Perhaps you have seen a headline recently: there will be more plastic in the ocean than fish in the sea by the year 2050.
This was a perplexing headline for a few reasons, but the question that distracted me most was “how do you count the fish in the sea?”
As SCUBA divers, free divers, or fisherman know; counting fish is tricky business. They move, they dart, they circle back around. They spend time in tight groups, they eat each other, and they lay a great deal of eggs.
So the method of counting fish has not been done based on human observation, but based on the satellite imagery of phytoplankton in the world’s ocean.
Phytoplankton, visible by satellite image because its abundance actually changes the color of the ocean. All food chains in the ocean use phytoplankton as the base, and therefore, all fishy numbers come from the amount of fish that phytoplantkon can support. You can guess the tonnage of fish it supports, but you cannot guess the actual number of fish.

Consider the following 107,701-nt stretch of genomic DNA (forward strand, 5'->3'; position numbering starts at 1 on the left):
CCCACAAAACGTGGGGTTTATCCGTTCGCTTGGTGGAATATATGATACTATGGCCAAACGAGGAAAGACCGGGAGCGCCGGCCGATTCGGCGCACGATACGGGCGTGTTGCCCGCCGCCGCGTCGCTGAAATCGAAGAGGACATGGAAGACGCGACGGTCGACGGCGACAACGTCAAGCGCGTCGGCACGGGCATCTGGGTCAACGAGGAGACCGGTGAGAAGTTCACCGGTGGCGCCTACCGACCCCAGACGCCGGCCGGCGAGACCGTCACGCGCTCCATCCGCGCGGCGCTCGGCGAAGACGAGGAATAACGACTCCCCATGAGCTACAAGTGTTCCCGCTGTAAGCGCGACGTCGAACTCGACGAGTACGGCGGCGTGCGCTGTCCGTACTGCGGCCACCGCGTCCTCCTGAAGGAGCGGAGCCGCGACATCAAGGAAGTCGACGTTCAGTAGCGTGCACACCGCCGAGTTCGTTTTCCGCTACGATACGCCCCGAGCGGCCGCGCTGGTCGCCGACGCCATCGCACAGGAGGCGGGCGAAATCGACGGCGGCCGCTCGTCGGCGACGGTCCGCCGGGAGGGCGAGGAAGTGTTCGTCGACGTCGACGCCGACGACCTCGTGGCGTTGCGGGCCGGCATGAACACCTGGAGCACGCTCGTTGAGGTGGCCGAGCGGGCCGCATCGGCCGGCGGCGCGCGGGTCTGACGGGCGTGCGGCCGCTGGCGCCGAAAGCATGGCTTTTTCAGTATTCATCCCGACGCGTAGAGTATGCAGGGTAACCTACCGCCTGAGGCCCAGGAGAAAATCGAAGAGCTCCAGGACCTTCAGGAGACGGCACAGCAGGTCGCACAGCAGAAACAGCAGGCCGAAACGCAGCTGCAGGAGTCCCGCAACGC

According to an article on BBC News Magazine, “Will there be more fish or plastic in the sea in 2050?”….”The new numbers for fish tonnage that the Ellen MacArthur foundation has cited (the foundation that made the plastics claim) are based on a 2008 study led by Simon Jennings from the Centre for Environment, Fisheries and Aquaculture Science”
“His new study does not distinguish between fish and other marine predators, but it concludes that there may be between 2 billion tonnes and 10.4 billion tonnes of marine creatures in the oceans. ‘We’re not absolutely confident in our methods to determine what proportion of this is fish at the moment,’ says Jennings. ‘It’s a very uncertain number to predict.'”
Other counting methods? Checking certain areas of the ocean, and multiplying based on educated guesses. But as you can probably see, this number is also uncertain. What it comes down to is that calculating exact numbers is impossible.
You might think this distraction about numbers is pulling attention away from the heart of the matter: that the ocean is filled with plastic, and that is a bad thing. However, the issue at hand is not that there is debris in the ocean (although it is terrible). Having the correct numbers and data to back up your claims is essential in making arguments for change. To be imprecise is to open your side to attack and distraction.
How many fish in the sea are there? That number is unknowable.
How much plastic is in the ocean? Too much, that much is known.